Decaying Signal for Initial Dynamic Signal Acquisition (DSA) Measurement

Updated Dec 13, 2023

Reported In


  • NI-DAQmx

Issue Details

The first time I run a task on my DSA device, I see a large initial value that exponentially decays to a near zero value after several seconds. This only happens for my first acquisition. If I clear the task and start it again, it does not occur for the remaining trials. Is this expected behavior for my DSA card?


Yes, this decaying signal is expected behavior for DSA devices when Integrated Electronics Piezo Electric (IEPE) excitation is first enabled. The default power-on state for the IEPE excitation on most NI DSA devices is off. Therefore it will be turned on the first time you run a task after powering on the device. IEPE excitation is a constant current excitation, and it will create a DC offset due to the voltage drop across your sensor (8-10 V), typically referred to as the sensor's bias voltage. In order to remove the DC offset caused by the IEPE excitation, most DSA cards will enable their AC coupling filter when IEPE excitation is enabled. The exponential decay of this filter is what you are measuring the first time IEPE excitation is turned on.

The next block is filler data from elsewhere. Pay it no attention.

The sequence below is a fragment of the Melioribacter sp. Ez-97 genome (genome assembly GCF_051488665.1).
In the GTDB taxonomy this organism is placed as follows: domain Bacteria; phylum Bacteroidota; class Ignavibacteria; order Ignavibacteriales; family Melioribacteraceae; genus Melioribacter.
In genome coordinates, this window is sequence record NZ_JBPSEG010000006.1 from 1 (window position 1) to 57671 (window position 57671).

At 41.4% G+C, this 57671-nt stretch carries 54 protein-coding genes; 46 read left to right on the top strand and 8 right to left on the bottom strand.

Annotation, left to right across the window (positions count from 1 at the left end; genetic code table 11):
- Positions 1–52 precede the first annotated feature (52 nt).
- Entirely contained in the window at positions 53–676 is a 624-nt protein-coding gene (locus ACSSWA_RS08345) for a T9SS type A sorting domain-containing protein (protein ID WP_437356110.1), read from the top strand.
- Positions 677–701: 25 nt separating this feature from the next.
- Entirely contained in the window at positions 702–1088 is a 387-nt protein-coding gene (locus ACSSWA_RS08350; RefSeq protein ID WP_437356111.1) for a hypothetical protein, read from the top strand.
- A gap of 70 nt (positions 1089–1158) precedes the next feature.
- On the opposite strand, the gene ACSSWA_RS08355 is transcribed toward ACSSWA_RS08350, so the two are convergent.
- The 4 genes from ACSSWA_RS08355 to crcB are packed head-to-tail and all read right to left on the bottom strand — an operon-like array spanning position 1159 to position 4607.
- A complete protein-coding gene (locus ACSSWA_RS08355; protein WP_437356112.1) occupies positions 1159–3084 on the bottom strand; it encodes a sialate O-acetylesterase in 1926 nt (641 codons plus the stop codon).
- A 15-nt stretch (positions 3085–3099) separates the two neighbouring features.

Note: In some cases the settle time of your sensor may exceed the settling time of the DSA device's AC coupling filter. In that case the sensor's settling time will be the limiting factor.

We can enable IEPE excitation either in an NI-DAQmx task or directly in a MAX test panel. See the Related Links section below for more information on this process.

After enabling the excitation current, we can wait a safe amount of time for the sensor and the AC coupling filter to reach steady-state before acquiring data. There is an executable along with the development VIs available on a community example, NI Community: Initialize IEPE Excitation on All DSA Devices.This can be ran at Windows start-up to enable the IEPE excitation automatically so the sensor will be in a steady-state when data acquisition begins. This example is written to turn on the first, non-zero IEPE current excitation for every available device. If you configure it to run as a Windows start-up application, it will execute as soon as your system is powered on.